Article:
Hasbro Jurassic World Stegoceratops Action Figure Hasbro, 2015
Day #1,219: July 7, 2015
Stegoceratops Bashing Attack!
Jurassic World Bashers and Biters
Item No.: Asst. B1271 No. B1272 Manufacturer:Hasbro Includes:n/a Action Feature:Tail serves as joystick to operate head mechanism Retail:$10.99 Availability:April 2015 (May 11, 2015 street date) Other: Green - Version 2 is Brown
One of my absolute favorite toy concepts in the 1990s was Chaos Effect, a brief line of Jurassic Park toys in neon colors with stylized, hybrid designs. They were weird. The Jurassic World line tries to do a more "realistic" take on the notion with the Stegoceratops toys. Each one is basically a Stegosaurus toy with a Triceratops head. It doesn't make a lot of sense, but it's a twofer - you cover a lot of bases for kids, and Hasbro gets to make one dinosaur mold instead of two. If you like what you see, it's a pretty neat toy - otherwise, skip it.
The way licensed toys are these days, it's somewhat ironic that Hasbro can't play around with them. With Star Wars and the like, things need some form of in-universe reference usually - there are exceptions, but they're far and few between. Hasbro has been allowed to make up all-new designs of non-movie dinosaurs since day one of Jurassic Park and it made for some spectacularly neat toys. Being able to deviate from the actual animals makes for interesting, if scientifically blasphemous, creations like this one. You've got a three two-horned head, plates on his back, and an honest-to-goodness thagomizer back there. The tail is a great little control mechanism. Push it down, and the head juts out. Move it to the side, and the head wags from side to side. It's a little tricky, and I suspect thrift stores will have broken ones down the road, but it's fun to mess with. The movement is significant enough that you can see it, but it's limited to the point where it's not great at toy combat. You're not going to knock over much using the tail mechanism. Just bashing the whole toy into another toy works better.
The sculpting and deco are good, and you get four articulated legs here. The head moves with the tail as a lever, but cannot be posed alone. There's a nice gash on the side with a few exposed bones, plus you get the obligatory "JW" marking on the back hip. The coloring is good, but not phenomenal - the orangeish highlights are nice, and the eyes are painted on straight on my sample. A light spray on the spines looks nice, but I don't doubt a few extra pennies could make better paint masks that really knocked your socks off. Much like the bigger toys, most of the deco budget has gone to its head. You'll also notice a painted belly, which you'll probably never notice. It's just not visible when he's standing on a table.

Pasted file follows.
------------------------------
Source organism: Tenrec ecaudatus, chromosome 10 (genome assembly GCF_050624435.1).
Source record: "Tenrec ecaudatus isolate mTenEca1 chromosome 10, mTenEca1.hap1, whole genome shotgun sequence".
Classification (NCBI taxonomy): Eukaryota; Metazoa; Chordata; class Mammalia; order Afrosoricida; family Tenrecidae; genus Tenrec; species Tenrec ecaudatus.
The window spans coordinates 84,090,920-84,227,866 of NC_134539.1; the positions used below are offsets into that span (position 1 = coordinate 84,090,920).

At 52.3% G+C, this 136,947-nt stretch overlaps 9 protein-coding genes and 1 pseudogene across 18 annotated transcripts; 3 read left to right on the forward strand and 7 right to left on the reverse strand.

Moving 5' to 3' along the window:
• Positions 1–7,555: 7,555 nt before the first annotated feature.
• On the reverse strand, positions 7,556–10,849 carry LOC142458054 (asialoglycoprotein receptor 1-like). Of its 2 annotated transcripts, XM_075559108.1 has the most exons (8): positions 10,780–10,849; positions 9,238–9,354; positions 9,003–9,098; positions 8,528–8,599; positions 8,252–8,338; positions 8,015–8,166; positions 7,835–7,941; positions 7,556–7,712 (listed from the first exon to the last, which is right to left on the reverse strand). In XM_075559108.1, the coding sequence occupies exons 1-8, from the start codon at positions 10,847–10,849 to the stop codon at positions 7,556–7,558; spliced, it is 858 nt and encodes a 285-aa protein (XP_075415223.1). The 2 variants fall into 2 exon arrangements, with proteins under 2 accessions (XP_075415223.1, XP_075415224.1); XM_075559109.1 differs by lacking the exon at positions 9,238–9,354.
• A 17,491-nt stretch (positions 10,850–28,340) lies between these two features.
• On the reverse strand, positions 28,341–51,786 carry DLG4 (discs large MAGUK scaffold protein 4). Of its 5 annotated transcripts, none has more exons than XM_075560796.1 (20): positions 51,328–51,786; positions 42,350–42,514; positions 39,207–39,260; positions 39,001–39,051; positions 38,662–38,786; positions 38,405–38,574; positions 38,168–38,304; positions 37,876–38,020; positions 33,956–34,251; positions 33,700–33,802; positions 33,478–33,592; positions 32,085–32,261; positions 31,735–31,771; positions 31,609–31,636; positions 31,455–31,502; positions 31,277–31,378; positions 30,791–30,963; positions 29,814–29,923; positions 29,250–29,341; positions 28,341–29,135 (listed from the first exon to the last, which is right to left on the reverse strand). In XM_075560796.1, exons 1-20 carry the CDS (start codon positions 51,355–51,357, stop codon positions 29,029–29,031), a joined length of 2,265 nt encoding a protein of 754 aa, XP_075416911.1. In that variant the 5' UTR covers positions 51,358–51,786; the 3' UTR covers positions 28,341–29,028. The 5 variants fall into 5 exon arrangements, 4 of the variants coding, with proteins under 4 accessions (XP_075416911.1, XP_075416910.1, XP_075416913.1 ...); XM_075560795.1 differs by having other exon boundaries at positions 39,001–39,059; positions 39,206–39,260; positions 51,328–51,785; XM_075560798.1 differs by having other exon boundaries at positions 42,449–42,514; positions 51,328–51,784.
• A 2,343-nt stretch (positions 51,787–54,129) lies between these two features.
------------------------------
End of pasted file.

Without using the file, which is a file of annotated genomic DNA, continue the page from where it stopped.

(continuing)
This little weirdo is a fairly sturdy-feeling toy minus that neck mechanism. I wouldn't suggest keeping it in a box with your other toys, but if you've got a shelf it should stay nice for years. Just be sure to get it before the try-me packaging allows non-customers to wreck it in-store prior to purchase. Did I mention I hate "try-me" open-tray packaging? Well, I do. Thankfully the dinosaur is neat, because the ignoring of the whole feathers and spines thing is amusingly balanced by making a freak of science. Get it if you've got ten bucks to burn, I think the Ankylosaurus is a sturdier plaything but I can't deny that this is too weird to not buy.
16bit.com is best not viewed in Apple's Safari browser, we don't know why. All material on this site copyright their respective copyright holders. All materials appear hear for informative and entertainment purposes. 16bit.com is not to be held responsible for anything, ever. Photos taken by the 16bit.com staff. Site design, graphics, writing, and whatnot credited on the credits page. Be cool-- don't steal. We know where you live and we'll break your friggin' legs.